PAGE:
Justin Langer’s reaction said it all.
For the second time in a matter of hours, Australia decided not to review a caught-behind.
At least they decided to appeal for the wicket of Dawid Malan on the second occasion. They just did not have the conviction to follow through with the appeal.
Langer, having witnessed Australia not appeal for Rory Burns’ wicket in the opening over off Mitchell Starc, threw his head back in disbelief. The players out in the middle won’t want to see the replays of snicko or the under-siege coach, who is bidding to have his contract extended.
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Malan was on 13 and England were 2-44 from 15.3 overs when the left-hander was caught on the crease to Cameron Green and a loud noise was heard, which had the home side go up and appeal.
“Someone said they heard two, but I think that was Marnus (Labuschagne) that said he heard two noises,” said Mark Waugh, referring to the Australian top order batsman’s overzealous appealing that was on full display in Sydney.
Originally it looked like the ball hitting the top of the back pad, at least that is what captain Pat Cummins thought, but very quickly replays revealed a little edge.
“I wouldn’t mind seeing another look of this. I’ll tell you what, I reckon that’s out,” Brett Lee said. “Watch the seam position. His bat is a mile away from his pad. That’s out.”
Brendon Julian agreed, as cameras showed Langer looking frustrated inside the Australian viewing room.
“It looks like he’s hit it. Look at that, bang, noise, it couldn’t have been anything else JL,” he said.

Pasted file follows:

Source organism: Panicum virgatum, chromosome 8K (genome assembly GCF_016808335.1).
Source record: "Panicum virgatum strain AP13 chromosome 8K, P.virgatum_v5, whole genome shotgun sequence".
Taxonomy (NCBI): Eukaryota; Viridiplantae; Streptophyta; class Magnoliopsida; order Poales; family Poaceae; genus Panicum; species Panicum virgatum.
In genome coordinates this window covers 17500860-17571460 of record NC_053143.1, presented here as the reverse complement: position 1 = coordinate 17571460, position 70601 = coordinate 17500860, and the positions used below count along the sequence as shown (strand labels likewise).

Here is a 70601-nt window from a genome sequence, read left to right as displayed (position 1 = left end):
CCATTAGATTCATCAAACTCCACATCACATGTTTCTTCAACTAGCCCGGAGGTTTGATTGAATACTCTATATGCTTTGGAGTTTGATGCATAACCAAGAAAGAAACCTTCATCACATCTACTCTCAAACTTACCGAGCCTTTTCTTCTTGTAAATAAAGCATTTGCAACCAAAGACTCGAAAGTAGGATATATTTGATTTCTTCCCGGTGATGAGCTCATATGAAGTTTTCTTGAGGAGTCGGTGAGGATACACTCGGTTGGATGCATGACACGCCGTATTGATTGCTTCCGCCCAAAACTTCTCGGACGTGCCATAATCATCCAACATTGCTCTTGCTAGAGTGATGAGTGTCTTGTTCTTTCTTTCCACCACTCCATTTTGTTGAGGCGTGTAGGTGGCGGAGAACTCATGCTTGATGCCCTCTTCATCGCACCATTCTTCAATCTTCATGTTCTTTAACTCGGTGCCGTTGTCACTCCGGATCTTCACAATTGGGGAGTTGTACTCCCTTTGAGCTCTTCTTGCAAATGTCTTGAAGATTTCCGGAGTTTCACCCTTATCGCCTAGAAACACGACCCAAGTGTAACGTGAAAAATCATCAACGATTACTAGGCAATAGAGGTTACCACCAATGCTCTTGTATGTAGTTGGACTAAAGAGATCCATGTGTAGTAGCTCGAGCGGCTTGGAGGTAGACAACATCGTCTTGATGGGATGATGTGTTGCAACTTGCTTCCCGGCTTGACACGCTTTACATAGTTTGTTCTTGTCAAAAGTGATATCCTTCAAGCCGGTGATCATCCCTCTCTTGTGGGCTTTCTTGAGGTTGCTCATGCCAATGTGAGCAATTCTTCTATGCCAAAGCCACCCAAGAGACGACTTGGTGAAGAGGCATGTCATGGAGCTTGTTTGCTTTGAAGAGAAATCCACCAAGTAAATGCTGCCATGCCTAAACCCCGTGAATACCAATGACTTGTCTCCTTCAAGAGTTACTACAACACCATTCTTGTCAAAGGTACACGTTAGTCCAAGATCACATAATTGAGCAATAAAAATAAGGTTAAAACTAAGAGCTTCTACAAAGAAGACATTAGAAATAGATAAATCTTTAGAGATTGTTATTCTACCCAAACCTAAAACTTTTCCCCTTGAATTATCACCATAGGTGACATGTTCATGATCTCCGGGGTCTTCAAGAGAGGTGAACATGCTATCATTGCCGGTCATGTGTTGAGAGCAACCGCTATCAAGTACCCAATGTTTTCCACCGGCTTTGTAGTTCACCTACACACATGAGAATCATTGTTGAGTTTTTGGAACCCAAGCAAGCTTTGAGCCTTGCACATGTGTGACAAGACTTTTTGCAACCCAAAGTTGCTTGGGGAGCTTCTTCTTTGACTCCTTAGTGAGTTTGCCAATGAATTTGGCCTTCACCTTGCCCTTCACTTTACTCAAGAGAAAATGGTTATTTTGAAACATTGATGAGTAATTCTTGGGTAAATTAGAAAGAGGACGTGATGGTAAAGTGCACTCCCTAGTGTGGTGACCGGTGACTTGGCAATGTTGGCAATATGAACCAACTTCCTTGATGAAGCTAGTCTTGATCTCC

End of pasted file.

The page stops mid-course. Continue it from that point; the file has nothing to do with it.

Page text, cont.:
“Could it have been two dismissals we’ve seen?”
Malan was eventually out caught behind, as the first-drop got a tickle down the leg-side and was easily caught behind Alex Carey.
Earlier, Rory Burns’ horror Ashes series has continued.
Recalled for the fifth and final Test after being dropped after the second match, the opener was forced to go for a duck.
It was his eighth duck in the 31-year-old’s past 22 innings in Test cricket.
The recalled opener would have felt a bit unfortunate, as he was forced to trudge off after being run out by some clean fielding from Marnus Labuschagne in the covers.
Yet, just four balls earlier, Burns appeared to get a feather on the final ball of Mitchell Starc’s first over.
“I heard a noise there through stump-cam,” Shane Warne said in commentary on Fox Cricket.
“A big noise, whether it was the bat hitting the pad or something. I was expecting a huge appeal.
“He didn’t hit it, did he?”
“The Australians weren’t up at all,” Warne’s former teammate Mike Hussey replied.
Replays however showed Burns did outside edge the probing delivery outside the line of off-stump, with the noise confirmed by a spike on snicko.
“I’ll tell you what, that is a huge noise,” Warne said.
“I’ll tell you what, I reckon he’s absolutely smashed that. He’s hit that. He’s hit it. There’s a big spike on snicko as well.”
The blunder did not come back to haunt the home side however, as Burns sat on his haunches and was run out just three deliveries later.
“Well he was out twice, Burns, in 10 balls he was out twice,” Warne said, with a sense of amusement.
“Caught-behind and no-one appealed for it, and now the run out.
“There was a run there straight away. Zak Crawley drops it down there, says ‘yes’ straight away and Burns is a bit slow, that slight hesitation didn’t allow him to get home.”
“It was actually good batting from Crawley,” Hussey said, “but Burns was slow to go.”
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With runs hard to come by and England’s openers struggling throughout the series, Warne hit out at Burns’ lack of awareness in needing to rotate the strike.
“There was a run there, he was just slow to react.” Warne said.
“When you’re facing this quality of attack with the new ball, that drop and run is just such an important single to get off-strike and (allow someone to) bowl ball after ball at you. You’ve got to be aware of that; Burns had just no match awareness whatsoever.”